Toxic Waste Pollution
Many parts of Ukraine are highly industrialized areas with factories, mines, and plants that produce toxic wastes that pollute the land, water, and air. Most notably, Eastern Ukraine’s heavily industrialized Donbas region contains metallurgical plants, chemical factors, power stations, and mines (Kruzman, 2022). These industrialized sites generate high methane, radon content, mercury, lead, arsenic, other heavy metals, and toxic chemicals (Marcantonio & Hook, 2020). Continuous fighting in these areas can lead to damages that may release the toxic wastes and affect the surrounding environment. This will harm the plants, animals, and the human population in the area. It can lead to the development of diseases which can worsen the conditions of the locals.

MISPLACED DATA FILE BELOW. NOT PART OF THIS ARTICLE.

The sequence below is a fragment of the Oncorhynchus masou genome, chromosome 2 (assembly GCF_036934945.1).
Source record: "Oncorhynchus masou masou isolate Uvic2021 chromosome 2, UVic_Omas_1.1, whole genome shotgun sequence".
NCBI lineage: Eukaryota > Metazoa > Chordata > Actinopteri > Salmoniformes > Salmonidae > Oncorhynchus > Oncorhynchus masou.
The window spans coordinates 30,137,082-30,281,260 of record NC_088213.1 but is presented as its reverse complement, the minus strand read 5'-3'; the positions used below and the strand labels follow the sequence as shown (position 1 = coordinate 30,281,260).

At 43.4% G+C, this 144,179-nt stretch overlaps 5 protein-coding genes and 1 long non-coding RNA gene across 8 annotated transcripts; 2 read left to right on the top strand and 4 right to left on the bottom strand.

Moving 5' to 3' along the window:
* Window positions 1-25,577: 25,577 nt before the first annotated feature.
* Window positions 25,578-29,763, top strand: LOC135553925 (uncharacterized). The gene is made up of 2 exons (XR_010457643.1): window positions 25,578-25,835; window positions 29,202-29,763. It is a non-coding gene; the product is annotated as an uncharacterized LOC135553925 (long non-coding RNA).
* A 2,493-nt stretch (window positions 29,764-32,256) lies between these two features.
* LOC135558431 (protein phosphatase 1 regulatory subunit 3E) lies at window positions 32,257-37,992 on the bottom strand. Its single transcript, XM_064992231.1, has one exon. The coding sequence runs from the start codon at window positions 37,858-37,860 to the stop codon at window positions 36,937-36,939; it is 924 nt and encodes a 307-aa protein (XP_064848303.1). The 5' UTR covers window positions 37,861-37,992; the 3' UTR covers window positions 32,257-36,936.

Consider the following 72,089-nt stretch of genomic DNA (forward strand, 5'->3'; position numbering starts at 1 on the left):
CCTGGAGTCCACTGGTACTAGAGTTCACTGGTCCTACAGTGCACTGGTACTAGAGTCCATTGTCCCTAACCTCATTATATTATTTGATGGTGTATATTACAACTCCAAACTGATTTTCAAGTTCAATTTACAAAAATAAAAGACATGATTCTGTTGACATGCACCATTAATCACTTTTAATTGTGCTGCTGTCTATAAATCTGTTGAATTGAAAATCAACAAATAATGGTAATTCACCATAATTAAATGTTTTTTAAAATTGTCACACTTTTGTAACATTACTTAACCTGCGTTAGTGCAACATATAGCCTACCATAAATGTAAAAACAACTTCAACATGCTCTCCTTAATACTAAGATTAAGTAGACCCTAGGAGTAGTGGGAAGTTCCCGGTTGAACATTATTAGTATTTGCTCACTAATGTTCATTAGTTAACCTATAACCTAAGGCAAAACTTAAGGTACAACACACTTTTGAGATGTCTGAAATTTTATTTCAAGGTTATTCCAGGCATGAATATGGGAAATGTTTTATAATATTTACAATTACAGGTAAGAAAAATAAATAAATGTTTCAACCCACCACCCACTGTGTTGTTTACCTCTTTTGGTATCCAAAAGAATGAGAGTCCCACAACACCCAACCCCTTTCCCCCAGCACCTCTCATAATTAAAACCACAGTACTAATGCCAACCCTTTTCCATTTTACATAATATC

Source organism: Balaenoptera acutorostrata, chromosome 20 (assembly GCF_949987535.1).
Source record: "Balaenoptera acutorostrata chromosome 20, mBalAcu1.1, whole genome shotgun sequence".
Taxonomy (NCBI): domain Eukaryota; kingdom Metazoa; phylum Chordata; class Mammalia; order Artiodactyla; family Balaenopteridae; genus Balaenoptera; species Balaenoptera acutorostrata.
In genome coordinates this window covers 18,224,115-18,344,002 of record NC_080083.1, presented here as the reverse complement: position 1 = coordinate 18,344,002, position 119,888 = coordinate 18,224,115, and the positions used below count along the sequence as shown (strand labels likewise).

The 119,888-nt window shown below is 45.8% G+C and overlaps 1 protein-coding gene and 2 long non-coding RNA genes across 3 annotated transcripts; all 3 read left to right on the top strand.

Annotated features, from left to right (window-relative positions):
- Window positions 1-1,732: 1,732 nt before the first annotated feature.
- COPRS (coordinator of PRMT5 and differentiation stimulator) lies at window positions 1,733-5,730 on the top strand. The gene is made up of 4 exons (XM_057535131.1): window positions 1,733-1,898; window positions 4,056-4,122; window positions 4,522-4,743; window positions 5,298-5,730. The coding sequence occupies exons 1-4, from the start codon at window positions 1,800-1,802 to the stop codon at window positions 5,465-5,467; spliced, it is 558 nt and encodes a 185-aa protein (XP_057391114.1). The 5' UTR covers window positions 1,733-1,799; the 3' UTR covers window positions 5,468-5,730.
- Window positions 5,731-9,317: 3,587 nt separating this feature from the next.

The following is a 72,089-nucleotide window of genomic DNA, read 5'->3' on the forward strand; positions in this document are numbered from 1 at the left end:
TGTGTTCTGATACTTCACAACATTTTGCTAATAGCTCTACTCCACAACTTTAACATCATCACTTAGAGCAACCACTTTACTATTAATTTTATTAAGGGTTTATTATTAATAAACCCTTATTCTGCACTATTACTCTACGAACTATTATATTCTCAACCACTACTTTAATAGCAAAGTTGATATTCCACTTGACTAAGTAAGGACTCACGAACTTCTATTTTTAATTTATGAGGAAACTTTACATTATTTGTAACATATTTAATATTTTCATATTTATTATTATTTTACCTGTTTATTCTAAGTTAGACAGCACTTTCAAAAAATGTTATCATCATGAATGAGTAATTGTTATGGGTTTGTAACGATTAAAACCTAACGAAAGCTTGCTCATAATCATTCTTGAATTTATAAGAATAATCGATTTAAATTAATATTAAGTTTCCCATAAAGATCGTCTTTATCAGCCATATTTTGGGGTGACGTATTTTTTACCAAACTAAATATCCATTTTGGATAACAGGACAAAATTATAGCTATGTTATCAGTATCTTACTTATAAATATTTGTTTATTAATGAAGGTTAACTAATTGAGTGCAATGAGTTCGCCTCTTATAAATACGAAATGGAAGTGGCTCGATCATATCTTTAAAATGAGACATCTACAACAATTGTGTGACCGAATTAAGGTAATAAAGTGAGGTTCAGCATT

However, the threats of the Ukraine-Russia crisis caused many of these sites to temporarily close. These types of closures during international conflicts lead site managers and environmental managers unable to regulate the conditions of the industrialized areas (Marcantonio & Hook, 2020). In the current crisis, a similar event may occur which will leave the Donbas region vulnerable to further toxic waste pollution. Wastes from mining sites and energy plants can potentially flood water sources, such as rivers, which will threaten the health of the population utilizing them as water supplies. Pollutants, such as methane, radon, and vehicle, can reduce air quality and cause increased air pollution. Toxic compounds from ordnance and ammunition will pollute the soil along with preexisting mines and unexploded bombs. Without the regular activities of environmental managers, the accumulation and movement of these toxic wastes will be uncontrolled causing significant damage to the local environment.